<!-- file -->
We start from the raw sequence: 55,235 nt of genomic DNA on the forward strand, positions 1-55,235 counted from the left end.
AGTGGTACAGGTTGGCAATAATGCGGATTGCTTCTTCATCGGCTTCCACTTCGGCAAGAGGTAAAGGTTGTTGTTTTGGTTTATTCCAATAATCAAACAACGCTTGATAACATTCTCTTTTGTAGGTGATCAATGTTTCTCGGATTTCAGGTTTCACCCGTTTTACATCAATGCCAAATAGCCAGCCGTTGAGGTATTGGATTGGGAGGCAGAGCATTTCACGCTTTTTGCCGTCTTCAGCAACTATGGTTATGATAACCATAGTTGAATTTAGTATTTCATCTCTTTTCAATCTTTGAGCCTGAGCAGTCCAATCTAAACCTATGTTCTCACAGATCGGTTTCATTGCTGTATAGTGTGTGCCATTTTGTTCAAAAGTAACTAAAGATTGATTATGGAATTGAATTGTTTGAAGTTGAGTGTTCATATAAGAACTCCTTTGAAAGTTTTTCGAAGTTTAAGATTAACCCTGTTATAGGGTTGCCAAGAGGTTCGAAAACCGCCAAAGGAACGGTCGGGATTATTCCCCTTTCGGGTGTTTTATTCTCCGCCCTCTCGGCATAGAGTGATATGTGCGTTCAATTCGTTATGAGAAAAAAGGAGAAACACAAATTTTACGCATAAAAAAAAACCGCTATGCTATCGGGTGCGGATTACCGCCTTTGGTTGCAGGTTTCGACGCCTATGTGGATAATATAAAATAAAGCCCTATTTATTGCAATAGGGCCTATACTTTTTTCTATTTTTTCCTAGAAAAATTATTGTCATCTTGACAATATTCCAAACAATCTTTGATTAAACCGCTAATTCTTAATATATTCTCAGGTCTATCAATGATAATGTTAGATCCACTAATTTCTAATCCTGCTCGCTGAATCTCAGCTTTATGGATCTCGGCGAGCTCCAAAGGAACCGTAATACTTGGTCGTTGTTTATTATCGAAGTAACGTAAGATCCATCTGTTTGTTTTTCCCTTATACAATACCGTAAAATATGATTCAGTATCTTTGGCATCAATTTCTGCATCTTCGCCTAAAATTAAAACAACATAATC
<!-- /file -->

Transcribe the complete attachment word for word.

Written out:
We start from the raw sequence: 55,235 nt of genomic DNA on the forward strand, positions 1-55,235 counted from the left end.
AGTGGTACAGGTTGGCAATAATGCGGATTGCTTCTTCATCGGCTTCCACTTCGGCAAGAGGTAAAGGTTGTTGTTTTGGTTTATTCCAATAATCAAACAACGCTTGATAACATTCTCTTTTGTAGGTGATCAATGTTTCTCGGATTTCAGGTTTCACCCGTTTTACATCAATGCCAAATAGCCAGCCGTTGAGGTATTGGATTGGGAGGCAGAGCATTTCACGCTTTTTGCCGTCTTCAGCAACTATGGTTATGATAACCATAGTTGAATTTAGTATTTCATCTCTTTTCAATCTTTGAGCCTGAGCAGTCCAATCTAAACCTATGTTCTCACAGATCGGTTTCATTGCTGTATAGTGTGTGCCATTTTGTTCAAAAGTAACTAAAGATTGATTATGGAATTGAATTGTTTGAAGTTGAGTGTTCATATAAGAACTCCTTTGAAAGTTTTTCGAAGTTTAAGATTAACCCTGTTATAGGGTTGCCAAGAGGTTCGAAAACCGCCAAAGGAACGGTCGGGATTATTCCCCTTTCGGGTGTTTTATTCTCCGCCCTCTCGGCATAGAGTGATATGTGCGTTCAATTCGTTATGAGAAAAAAGGAGAAACACAAATTTTACGCATAAAAAAAAACCGCTATGCTATCGGGTGCGGATTACCGCCTTTGGTTGCAGGTTTCGACGCCTATGTGGATAATATAAAATAAAGCCCTATTTATTGCAATAGGGCCTATACTTTTTTCTATTTTTTCCTAGAAAAATTATTGTCATCTTGACAATATTCCAAACAATCTTTGATTAAACCGCTAATTCTTAATATATTCTCAGGTCTATCAATGATAATGTTAGATCCACTAATTTCTAATCCTGCTCGCTGAATCTCAGCTTTATGGATCTCGGCGAGCTCCAAAGGAACCGTAATACTTGGTCGTTGTTTATTATCGAAGTAACGTAAGATCCATCTGTTTGTTTTTCCCTTATACAATACCGTAAAATATGATTCAGTATCTTTGGCATCAATTTCTGCATCTTCGCCTAAAATTAAAACAACATAATC